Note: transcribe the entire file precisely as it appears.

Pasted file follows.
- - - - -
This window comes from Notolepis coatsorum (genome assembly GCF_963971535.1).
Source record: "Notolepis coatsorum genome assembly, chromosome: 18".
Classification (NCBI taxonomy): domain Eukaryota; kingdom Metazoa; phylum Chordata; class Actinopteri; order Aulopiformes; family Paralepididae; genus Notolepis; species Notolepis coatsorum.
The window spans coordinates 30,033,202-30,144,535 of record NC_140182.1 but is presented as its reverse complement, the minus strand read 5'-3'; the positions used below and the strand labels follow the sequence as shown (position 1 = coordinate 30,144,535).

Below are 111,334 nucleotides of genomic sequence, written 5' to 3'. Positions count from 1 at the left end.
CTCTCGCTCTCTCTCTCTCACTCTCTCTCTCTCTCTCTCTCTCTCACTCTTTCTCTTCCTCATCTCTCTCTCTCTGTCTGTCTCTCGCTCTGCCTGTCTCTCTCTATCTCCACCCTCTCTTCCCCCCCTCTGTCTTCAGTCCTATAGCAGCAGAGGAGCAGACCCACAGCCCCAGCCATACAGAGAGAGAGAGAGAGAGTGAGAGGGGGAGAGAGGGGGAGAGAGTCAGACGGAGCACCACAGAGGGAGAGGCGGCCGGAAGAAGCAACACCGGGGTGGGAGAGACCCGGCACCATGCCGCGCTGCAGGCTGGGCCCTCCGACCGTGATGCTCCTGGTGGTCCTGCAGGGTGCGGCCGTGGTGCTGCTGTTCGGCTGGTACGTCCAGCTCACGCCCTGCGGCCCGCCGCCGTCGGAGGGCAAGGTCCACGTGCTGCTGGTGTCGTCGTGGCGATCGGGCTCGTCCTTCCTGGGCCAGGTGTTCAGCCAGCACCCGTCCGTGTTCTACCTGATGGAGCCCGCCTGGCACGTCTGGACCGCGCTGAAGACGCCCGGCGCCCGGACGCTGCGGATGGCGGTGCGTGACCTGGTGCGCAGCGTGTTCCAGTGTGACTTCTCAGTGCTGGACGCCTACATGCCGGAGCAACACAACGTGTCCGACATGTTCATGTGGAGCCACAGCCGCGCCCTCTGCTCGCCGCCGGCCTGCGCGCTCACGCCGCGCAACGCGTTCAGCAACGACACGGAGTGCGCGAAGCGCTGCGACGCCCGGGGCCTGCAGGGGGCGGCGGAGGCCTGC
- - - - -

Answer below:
This window comes from Notolepis coatsorum (genome assembly GCF_963971535.1).
Source record: "Notolepis coatsorum genome assembly, chromosome: 18".
Classification (NCBI taxonomy): domain Eukaryota; kingdom Metazoa; phylum Chordata; class Actinopteri; order Aulopiformes; family Paralepididae; genus Notolepis; species Notolepis coatsorum.
The window spans coordinates 30,033,202-30,144,535 of record NC_140182.1 but is presented as its reverse complement, the minus strand read 5'-3'; the positions used below and the strand labels follow the sequence as shown (position 1 = coordinate 30,144,535).

Below are 111,334 nucleotides of genomic sequence, written 5' to 3'. Positions count from 1 at the left end.
CTCTCGCTCTCTCTCTCTCACTCTCTCTCTCTCTCTCTCTCTCTCACTCTTTCTCTTCCTCATCTCTCTCTCTCTGTCTGTCTCTCGCTCTGCCTGTCTCTCTCTATCTCCACCCTCTCTTCCCCCCCTCTGTCTTCAGTCCTATAGCAGCAGAGGAGCAGACCCACAGCCCCAGCCATACAGAGAGAGAGAGAGAGAGTGAGAGGGGGAGAGAGGGGGAGAGAGTCAGACGGAGCACCACAGAGGGAGAGGCGGCCGGAAGAAGCAACACCGGGGTGGGAGAGACCCGGCACCATGCCGCGCTGCAGGCTGGGCCCTCCGACCGTGATGCTCCTGGTGGTCCTGCAGGGTGCGGCCGTGGTGCTGCTGTTCGGCTGGTACGTCCAGCTCACGCCCTGCGGCCCGCCGCCGTCGGAGGGCAAGGTCCACGTGCTGCTGGTGTCGTCGTGGCGATCGGGCTCGTCCTTCCTGGGCCAGGTGTTCAGCCAGCACCCGTCCGTGTTCTACCTGATGGAGCCCGCCTGGCACGTCTGGACCGCGCTGAAGACGCCCGGCGCCCGGACGCTGCGGATGGCGGTGCGTGACCTGGTGCGCAGCGTGTTCCAGTGTGACTTCTCAGTGCTGGACGCCTACATGCCGGAGCAACACAACGTGTCCGACATGTTCATGTGGAGCCACAGCCGCGCCCTCTGCTCGCCGCCGGCCTGCGCGCTCACGCCGCGCAACGCGTTCAGCAACGACACGGAGTGCGCGAAGCGCTGCGACGCCCGGGGCCTGCAGGGGGCGGCGGAGGCCTGC